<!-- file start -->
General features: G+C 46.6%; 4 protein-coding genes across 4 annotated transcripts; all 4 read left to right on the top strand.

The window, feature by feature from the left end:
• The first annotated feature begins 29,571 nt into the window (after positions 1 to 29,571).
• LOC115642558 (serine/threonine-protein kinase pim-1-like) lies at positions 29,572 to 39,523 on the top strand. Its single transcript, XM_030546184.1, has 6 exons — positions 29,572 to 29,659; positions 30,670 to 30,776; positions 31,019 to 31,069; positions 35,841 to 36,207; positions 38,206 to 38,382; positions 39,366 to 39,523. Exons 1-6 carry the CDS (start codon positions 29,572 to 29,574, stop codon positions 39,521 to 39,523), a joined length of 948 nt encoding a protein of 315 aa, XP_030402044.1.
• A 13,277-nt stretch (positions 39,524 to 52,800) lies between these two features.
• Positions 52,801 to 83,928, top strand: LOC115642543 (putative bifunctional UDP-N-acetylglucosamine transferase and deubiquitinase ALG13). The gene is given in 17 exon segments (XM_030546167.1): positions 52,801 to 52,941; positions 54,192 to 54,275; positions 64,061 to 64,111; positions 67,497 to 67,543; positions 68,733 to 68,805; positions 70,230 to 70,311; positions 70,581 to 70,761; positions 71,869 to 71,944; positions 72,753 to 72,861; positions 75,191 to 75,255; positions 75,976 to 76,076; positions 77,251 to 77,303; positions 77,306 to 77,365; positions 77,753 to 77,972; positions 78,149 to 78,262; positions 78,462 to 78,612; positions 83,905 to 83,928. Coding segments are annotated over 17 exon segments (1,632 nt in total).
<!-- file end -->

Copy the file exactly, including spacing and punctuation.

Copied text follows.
General features: G+C 46.6%; 4 protein-coding genes across 4 annotated transcripts; all 4 read left to right on the top strand.

The window, feature by feature from the left end:
• The first annotated feature begins 29,571 nt into the window (after positions 1 to 29,571).
• LOC115642558 (serine/threonine-protein kinase pim-1-like) lies at positions 29,572 to 39,523 on the top strand. Its single transcript, XM_030546184.1, has 6 exons — positions 29,572 to 29,659; positions 30,670 to 30,776; positions 31,019 to 31,069; positions 35,841 to 36,207; positions 38,206 to 38,382; positions 39,366 to 39,523. Exons 1-6 carry the CDS (start codon positions 29,572 to 29,574, stop codon positions 39,521 to 39,523), a joined length of 948 nt encoding a protein of 315 aa, XP_030402044.1.
• A 13,277-nt stretch (positions 39,524 to 52,800) lies between these two features.
• Positions 52,801 to 83,928, top strand: LOC115642543 (putative bifunctional UDP-N-acetylglucosamine transferase and deubiquitinase ALG13). The gene is given in 17 exon segments (XM_030546167.1): positions 52,801 to 52,941; positions 54,192 to 54,275; positions 64,061 to 64,111; positions 67,497 to 67,543; positions 68,733 to 68,805; positions 70,230 to 70,311; positions 70,581 to 70,761; positions 71,869 to 71,944; positions 72,753 to 72,861; positions 75,191 to 75,255; positions 75,976 to 76,076; positions 77,251 to 77,303; positions 77,306 to 77,365; positions 77,753 to 77,972; positions 78,149 to 78,262; positions 78,462 to 78,612; positions 83,905 to 83,928. Coding segments are annotated over 17 exon segments (1,632 nt in total).